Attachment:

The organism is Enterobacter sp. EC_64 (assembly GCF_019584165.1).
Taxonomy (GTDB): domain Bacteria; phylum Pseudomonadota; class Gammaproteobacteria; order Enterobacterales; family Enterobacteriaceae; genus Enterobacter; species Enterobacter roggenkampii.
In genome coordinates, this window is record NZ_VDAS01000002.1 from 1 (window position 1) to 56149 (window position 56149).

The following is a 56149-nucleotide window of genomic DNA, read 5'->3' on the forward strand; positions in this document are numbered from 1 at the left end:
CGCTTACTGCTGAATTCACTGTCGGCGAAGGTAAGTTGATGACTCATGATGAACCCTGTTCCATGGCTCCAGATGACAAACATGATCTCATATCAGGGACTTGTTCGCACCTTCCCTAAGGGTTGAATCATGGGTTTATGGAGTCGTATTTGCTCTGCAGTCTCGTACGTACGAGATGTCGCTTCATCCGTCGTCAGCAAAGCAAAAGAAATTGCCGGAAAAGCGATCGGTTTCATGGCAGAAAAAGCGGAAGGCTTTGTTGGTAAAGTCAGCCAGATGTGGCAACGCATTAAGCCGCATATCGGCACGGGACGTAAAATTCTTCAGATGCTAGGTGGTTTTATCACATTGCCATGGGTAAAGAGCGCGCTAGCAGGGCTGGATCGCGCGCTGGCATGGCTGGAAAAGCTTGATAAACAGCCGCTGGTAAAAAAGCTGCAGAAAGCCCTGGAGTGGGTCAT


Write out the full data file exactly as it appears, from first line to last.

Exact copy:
The organism is Enterobacter sp. EC_64 (assembly GCF_019584165.1).
Taxonomy (GTDB): domain Bacteria; phylum Pseudomonadota; class Gammaproteobacteria; order Enterobacterales; family Enterobacteriaceae; genus Enterobacter; species Enterobacter roggenkampii.
In genome coordinates, this window is record NZ_VDAS01000002.1 from 1 (window position 1) to 56149 (window position 56149).

The following is a 56149-nucleotide window of genomic DNA, read 5'->3' on the forward strand; positions in this document are numbered from 1 at the left end:
CGCTTACTGCTGAATTCACTGTCGGCGAAGGTAAGTTGATGACTCATGATGAACCCTGTTCCATGGCTCCAGATGACAAACATGATCTCATATCAGGGACTTGTTCGCACCTTCCCTAAGGGTTGAATCATGGGTTTATGGAGTCGTATTTGCTCTGCAGTCTCGTACGTACGAGATGTCGCTTCATCCGTCGTCAGCAAAGCAAAAGAAATTGCCGGAAAAGCGATCGGTTTCATGGCAGAAAAAGCGGAAGGCTTTGTTGGTAAAGTCAGCCAGATGTGGCAACGCATTAAGCCGCATATCGGCACGGGACGTAAAATTCTTCAGATGCTAGGTGGTTTTATCACATTGCCATGGGTAAAGAGCGCGCTAGCAGGGCTGGATCGCGCGCTGGCATGGCTGGAAAAGCTTGATAAACAGCCGCTGGTAAAAAAGCTGCAGAAAGCCCTGGAGTGGGTCAT